How To Securely Dispose Of Old EquipmentHow To Securely Dispose Of Old Equipment
Taking a sledge hammer to old hardware will keep data thieves away, and it's good for your cardio and upper-body strength too.
July 14, 2005
That's good news for consumers. Earlier this year, eBay formed the Rethink Initiative, a partnership of manufacturers and shippers of consumer electronics that promotes recycling. Among the consortium's members are Dell Computer, which has launched an ambitious recycling program. The Texas giant accepts all kinds of PC gear -- desktops, notebooks, keyboards, mice, monitors (CRT and flat panels), PDAs, hubs, routers, scanners, and printers -- at $10 per 50-pound box. Apple offers a similar service. Best Buy stages recycling drives in its parking lots for unwanted computers and home electronics.
There's also a growing list of options for home-office and small-business PC users like Kronstadt who want their data properly disposed of for reasons of security, rather than environmental concerns.
Data destruction and certification has long been available to companies looking to jettison large amounts of used equipment. But making it affordable for home PC users and home businesses has proved to be a challenge. "We struggled for a long time trying to come up with something," says Kory Bostwick, president and CEO of PCDisposal.com LLC in Olathe, Kansas, which handles more than 10,000 units each month for its business clients. "We got a lot of emails every day from people looking to get rid of their stuff."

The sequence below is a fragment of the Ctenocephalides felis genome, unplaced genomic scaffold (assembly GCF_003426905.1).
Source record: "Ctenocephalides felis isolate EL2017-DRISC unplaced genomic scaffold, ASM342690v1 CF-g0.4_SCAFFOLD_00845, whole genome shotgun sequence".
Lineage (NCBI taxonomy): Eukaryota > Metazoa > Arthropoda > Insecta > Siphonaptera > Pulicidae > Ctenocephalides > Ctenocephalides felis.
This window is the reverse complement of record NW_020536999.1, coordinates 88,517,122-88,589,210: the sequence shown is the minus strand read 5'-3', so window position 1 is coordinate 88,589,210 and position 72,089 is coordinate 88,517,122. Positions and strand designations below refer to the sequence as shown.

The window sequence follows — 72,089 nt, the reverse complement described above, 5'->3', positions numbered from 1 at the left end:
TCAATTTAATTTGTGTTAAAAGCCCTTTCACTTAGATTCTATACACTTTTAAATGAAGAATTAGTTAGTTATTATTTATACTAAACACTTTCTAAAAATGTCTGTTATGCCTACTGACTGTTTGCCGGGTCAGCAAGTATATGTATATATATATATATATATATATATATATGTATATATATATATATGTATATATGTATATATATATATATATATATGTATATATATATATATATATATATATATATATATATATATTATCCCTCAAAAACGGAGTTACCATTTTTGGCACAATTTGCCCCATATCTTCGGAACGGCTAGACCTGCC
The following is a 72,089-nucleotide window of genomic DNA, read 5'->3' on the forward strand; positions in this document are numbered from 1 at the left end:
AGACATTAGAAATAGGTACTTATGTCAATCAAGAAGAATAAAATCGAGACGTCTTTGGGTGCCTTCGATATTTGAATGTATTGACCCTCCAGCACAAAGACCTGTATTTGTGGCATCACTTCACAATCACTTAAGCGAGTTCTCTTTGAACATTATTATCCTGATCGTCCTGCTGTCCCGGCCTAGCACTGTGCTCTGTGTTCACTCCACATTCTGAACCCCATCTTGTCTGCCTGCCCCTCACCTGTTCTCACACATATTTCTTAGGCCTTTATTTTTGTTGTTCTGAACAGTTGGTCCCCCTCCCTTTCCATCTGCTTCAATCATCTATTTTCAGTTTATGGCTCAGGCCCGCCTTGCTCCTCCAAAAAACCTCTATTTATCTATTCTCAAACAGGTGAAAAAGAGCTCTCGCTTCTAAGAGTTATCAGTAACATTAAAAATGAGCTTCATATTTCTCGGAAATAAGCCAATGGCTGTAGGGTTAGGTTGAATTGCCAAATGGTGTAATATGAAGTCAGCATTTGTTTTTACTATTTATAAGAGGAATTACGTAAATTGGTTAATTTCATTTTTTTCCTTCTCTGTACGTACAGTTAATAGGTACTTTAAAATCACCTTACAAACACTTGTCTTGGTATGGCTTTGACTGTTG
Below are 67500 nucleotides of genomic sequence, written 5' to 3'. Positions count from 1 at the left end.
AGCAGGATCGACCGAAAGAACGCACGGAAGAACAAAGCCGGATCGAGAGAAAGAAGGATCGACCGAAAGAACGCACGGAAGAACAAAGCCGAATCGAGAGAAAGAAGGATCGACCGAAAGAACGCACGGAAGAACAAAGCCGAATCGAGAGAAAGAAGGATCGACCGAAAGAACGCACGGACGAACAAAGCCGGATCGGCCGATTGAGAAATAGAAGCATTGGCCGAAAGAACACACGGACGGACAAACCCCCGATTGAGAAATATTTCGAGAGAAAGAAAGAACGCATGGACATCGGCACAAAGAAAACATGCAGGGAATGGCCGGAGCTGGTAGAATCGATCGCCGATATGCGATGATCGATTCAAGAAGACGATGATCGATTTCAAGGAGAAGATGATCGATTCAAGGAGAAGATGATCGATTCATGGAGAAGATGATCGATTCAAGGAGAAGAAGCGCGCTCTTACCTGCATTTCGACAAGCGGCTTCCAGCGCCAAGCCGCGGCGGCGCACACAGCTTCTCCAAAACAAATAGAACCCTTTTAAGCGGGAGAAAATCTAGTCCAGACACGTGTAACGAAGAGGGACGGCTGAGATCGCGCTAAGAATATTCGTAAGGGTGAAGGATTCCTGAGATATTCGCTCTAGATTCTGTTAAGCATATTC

Now for $25 or so plus the cost of shipping, PCDisposal will destroy your equipment and send you a certificate confirming that the data has been destroyed or erased and disposed of in an EPA-compliant manner. "Consumers get the same level of security as Time Warner," says Bostwick. Other companies providing a similar service include Ship 'n Shred, which will destroy and recycle X-rays and pill bottles as well as PCs and magnetic media.
TechDisposal.com in Columbus, Ohio says it "hammer destroys" dead hard drives so the data can no longer be read. An industrial press bends the drive in six places. The decimated drive then goes to a refinery where it's melted down and the aluminum finds new life in cans and golf clubs, according to Paul Proffitt, the company's remarketing sales manager.
Not that Proffitt thinks the more literal version of hammer destruction is a bad idea. "Honestly, individuals who want to get rid of their hard drive should pull it out, beat it with a hammer, and throw it in the trash can -- if your state lets you do that," he says.
But the more secure form of disposal may be a good habit to acquire in preparation for the future. "Individuals right now don't have that level of scrutiny [that corporations do]," says Proffitt, "but who knows 10 to 15 years down the line?"
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